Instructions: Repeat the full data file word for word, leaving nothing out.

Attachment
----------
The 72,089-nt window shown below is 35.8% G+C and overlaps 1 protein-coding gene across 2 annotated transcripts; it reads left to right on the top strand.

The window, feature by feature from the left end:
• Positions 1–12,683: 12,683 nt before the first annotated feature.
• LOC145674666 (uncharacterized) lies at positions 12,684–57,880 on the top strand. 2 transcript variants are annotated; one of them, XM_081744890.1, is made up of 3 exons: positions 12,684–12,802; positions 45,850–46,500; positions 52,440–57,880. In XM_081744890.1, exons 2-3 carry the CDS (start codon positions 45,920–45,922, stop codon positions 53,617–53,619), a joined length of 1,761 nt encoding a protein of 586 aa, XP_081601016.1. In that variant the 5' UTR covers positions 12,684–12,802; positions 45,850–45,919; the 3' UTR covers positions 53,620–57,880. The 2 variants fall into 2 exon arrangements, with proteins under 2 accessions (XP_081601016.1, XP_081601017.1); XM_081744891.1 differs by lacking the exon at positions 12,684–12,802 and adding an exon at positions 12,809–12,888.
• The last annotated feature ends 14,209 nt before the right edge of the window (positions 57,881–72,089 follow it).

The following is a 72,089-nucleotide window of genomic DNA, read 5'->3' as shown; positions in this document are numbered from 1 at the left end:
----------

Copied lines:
The 72,089-nt window shown below is 35.8% G+C and overlaps 1 protein-coding gene across 2 annotated transcripts; it reads left to right on the top strand.

The window, feature by feature from the left end:
• Positions 1–12,683: 12,683 nt before the first annotated feature.
• LOC145674666 (uncharacterized) lies at positions 12,684–57,880 on the top strand. 2 transcript variants are annotated; one of them, XM_081744890.1, is made up of 3 exons: positions 12,684–12,802; positions 45,850–46,500; positions 52,440–57,880. In XM_081744890.1, exons 2-3 carry the CDS (start codon positions 45,920–45,922, stop codon positions 53,617–53,619), a joined length of 1,761 nt encoding a protein of 586 aa, XP_081601016.1. In that variant the 5' UTR covers positions 12,684–12,802; positions 45,850–45,919; the 3' UTR covers positions 53,620–57,880. The 2 variants fall into 2 exon arrangements, with proteins under 2 accessions (XP_081601016.1, XP_081601017.1); XM_081744891.1 differs by lacking the exon at positions 12,684–12,802 and adding an exon at positions 12,809–12,888.
• The last annotated feature ends 14,209 nt before the right edge of the window (positions 57,881–72,089 follow it).

The following is a 72,089-nucleotide window of genomic DNA, read 5'->3' as shown; positions in this document are numbered from 1 at the left end: